Wis. (WFRV)-- Mitt Romney's campaign rolled into Wisconsin Monday. The GOP presidential hopeful is on a bus tour that's stopping in six-battle ground states in five days.
The tour brought him to Monterey Mills manufacturing plant in Janesville Monday morning.
In his first visit to the dairy state since securing the republican nomination, Romney took aim at President Obama.
"He(President Obama) just assumed from the very beginning Wisconsin was going to be his, but you know what we're going to win Wisconsin, we're going to get the Whitehouse," Romney told the crowd of about 1,000 supporters.
From his economic policies to Obama-care, Romney tore into the President's record.
"The last time his campaign slogan was hope and change, this time they are going with we hope they change the subject, but we are not going to let them do that, we're going to talk about the economy, jobs, and getting Americans back to work," said Romney.
Jobs and the economy has been the theme along his bus tour and the central theme of his candidacy. Today, Romney laid out part of his economic plan, starting with taking advantage of energy resources in the U.S and helping get the keystone pipeline built.
His other priorities, balancing the budget and repealing health care.
"People are having a hard time, those unemployment numbers understate the difficulty happening in this country, I wish the president would get out, talk to people, he'd understand how out of touch he was when he said the private sector was doing fine, it's not, it needs help and I'm going to get it for it," said Romney.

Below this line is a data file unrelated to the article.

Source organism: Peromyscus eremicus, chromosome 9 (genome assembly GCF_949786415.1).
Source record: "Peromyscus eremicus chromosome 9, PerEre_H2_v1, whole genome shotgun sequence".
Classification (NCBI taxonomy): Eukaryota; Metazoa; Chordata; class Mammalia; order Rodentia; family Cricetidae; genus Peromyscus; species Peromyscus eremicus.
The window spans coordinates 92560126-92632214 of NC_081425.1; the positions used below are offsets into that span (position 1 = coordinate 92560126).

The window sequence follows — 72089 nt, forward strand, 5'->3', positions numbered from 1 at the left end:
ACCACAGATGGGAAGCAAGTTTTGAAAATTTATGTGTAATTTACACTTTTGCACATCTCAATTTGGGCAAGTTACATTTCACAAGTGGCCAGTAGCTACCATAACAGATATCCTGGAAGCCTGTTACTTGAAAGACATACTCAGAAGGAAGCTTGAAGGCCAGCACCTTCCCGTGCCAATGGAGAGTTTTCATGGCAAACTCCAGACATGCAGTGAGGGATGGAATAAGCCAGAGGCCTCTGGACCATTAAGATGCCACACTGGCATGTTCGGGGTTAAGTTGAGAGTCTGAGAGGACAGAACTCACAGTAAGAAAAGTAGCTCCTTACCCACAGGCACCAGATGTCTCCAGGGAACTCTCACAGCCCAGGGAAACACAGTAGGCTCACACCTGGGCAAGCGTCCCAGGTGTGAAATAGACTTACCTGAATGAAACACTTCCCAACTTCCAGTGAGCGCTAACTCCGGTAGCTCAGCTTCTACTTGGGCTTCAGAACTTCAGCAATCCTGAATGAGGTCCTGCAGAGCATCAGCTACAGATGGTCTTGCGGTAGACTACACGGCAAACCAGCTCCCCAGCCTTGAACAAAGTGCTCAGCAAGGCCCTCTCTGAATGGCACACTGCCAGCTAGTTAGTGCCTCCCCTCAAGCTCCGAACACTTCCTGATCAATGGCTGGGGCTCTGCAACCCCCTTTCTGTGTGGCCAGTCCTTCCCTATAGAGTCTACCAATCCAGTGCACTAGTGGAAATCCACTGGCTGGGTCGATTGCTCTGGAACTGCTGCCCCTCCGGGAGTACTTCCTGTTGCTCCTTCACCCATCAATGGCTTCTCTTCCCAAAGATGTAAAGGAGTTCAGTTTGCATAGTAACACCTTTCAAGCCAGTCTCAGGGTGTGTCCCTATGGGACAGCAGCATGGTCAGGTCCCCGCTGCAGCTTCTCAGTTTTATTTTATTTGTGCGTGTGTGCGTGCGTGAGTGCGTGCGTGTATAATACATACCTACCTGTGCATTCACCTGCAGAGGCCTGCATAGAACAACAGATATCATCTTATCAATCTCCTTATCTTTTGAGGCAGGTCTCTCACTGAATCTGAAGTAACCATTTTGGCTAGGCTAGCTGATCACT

Romney got some help from three of the state's top republicans, Representative Paul Ryan, Senator Ron Johnson and Governor Scott Walker, who Romney subtly praised during his speech.
"I'm going to finally get America on track to have a balanced budget just like your governor has done here," said Romney.
After Wisconsin, it was off to Iowa where he was making appearances Monday afternoon and Tuesday the five-day bus tour wraps up in Michigan.
Romney's visit shows just how big of a battleground state Wisconsin will be this fall.
The president doesn't have any campaign visits scheduled for Wisconsin yet, but his "Obama for America" campaign has set up 20 offices across the state and say they have a strong grass roots movement in place.
"Wisconsin is battleground state every four years, and we don't expect that to be any different this time around and that's why Obama for America has been campaigning and on the ground here in Wisconsin for over a year," said Joe Zepecki, WI Communications Director for Obama For America.
President Obama took Wisconsin in 2008 by 14 percent. The state hasn't voted for a republican presidential nominee since 1984.